I made my way along the small bays of Galway Bay on R477. I saw Ballynacregga Castle and Finavarra Tower, another Napoleon Tower, this one with an oval footprint. The route drives between the beautiful ban and the solid limestone hills of the Burren. I also visited the little village of Kinvarra and its quay.
The remains of a religious house and a graveyard off the N67, Bishopsquarter, Co. Clare, Ireland.
There are two Martello Towers, Napoleon Towers along Galway Bay, one at Finavarra, one at Aughinish. Martello Towers are small coastal forts that were built during the Napoleonic wars, 1812-16 to defend from Napoleon’s navy. They were signal towers. The building nearby housed a garrison. They are round with very thick walls to resist cannon fire. This one is at Ballyvaughan Bay facing northwest and the village of Ballyvaughan. Ballyvaughan Bay is an open bay east of Black Head on the southern shore of Galway Bay.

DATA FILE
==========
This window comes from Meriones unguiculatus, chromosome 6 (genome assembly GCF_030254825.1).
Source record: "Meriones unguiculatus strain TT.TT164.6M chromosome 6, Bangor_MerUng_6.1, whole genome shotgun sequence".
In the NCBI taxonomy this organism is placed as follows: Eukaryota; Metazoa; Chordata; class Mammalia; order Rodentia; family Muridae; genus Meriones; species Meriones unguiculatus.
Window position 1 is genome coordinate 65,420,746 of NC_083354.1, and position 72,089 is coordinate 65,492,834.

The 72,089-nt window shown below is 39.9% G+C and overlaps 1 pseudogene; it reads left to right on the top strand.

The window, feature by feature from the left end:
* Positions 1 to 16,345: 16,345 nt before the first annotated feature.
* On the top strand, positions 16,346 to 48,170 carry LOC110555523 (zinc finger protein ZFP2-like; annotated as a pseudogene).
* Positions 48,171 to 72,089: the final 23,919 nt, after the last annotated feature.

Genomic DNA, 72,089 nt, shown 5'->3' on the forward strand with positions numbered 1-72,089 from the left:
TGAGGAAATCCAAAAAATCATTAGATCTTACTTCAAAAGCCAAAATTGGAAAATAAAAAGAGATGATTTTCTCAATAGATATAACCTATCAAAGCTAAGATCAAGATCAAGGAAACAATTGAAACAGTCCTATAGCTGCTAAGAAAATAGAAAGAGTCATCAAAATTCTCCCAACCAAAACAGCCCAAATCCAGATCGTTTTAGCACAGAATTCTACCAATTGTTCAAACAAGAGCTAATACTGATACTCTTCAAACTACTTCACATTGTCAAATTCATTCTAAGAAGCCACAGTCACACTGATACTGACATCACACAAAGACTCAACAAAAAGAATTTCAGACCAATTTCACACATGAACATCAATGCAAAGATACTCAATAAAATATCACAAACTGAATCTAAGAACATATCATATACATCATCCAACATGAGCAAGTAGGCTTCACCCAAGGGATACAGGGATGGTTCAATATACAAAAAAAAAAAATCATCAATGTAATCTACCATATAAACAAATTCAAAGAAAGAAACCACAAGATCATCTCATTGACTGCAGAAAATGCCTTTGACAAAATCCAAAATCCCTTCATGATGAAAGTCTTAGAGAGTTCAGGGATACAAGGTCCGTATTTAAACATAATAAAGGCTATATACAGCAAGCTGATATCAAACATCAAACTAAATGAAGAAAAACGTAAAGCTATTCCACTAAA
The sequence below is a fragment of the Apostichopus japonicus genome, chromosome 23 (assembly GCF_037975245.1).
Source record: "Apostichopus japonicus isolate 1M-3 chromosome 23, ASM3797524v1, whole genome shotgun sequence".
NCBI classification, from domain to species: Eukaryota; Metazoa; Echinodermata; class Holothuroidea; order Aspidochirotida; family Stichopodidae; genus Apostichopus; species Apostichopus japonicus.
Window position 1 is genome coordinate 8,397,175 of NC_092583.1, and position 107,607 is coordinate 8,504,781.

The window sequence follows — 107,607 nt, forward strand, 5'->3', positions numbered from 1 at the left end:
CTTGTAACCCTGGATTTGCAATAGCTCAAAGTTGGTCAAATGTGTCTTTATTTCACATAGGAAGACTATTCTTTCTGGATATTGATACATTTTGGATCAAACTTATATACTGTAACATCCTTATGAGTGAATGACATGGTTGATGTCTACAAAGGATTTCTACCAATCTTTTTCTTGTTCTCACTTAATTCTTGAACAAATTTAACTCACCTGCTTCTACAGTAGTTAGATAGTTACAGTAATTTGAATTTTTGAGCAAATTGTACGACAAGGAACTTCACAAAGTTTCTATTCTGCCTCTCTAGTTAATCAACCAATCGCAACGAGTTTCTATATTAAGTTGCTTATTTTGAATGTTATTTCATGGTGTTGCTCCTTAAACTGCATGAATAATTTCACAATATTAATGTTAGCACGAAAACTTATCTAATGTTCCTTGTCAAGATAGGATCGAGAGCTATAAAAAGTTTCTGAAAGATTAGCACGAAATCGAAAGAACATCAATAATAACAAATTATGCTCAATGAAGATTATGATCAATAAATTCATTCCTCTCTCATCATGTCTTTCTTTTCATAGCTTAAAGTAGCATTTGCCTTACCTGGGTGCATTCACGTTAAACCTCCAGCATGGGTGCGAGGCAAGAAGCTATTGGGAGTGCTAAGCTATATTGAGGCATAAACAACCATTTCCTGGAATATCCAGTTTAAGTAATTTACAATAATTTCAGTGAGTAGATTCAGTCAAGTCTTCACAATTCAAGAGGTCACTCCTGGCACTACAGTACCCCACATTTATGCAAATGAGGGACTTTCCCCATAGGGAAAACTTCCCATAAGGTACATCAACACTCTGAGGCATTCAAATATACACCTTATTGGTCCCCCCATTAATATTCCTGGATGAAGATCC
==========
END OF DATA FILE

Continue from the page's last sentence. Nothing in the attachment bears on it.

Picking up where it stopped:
Much of the Burren is solid, impenetrable rock. The N67 road drives along a mountain of limestone. The map says this is Muckinish Hill.
On the coast side of the road, I came upon a very tall tower surrounded by townhouses. This is Ballynacregga Castle, also called Muckinish West Tower House. It was built in the mid-1400s by the O’Loughlins. It is over seventy feet tall.
Next, my route took me through Kinvara, a small sea port village at the head of Kinvara Bay of Galway Bay. At one point this was an important Irish port, exporting corn and seaweed. Because of the Famine, the population was reduced to only a few hundred persons. Now it is a thriving little tourist area.
These thatched cottages near the intersection of N67 and R347 are holiday rentals, Dunguaire Haven.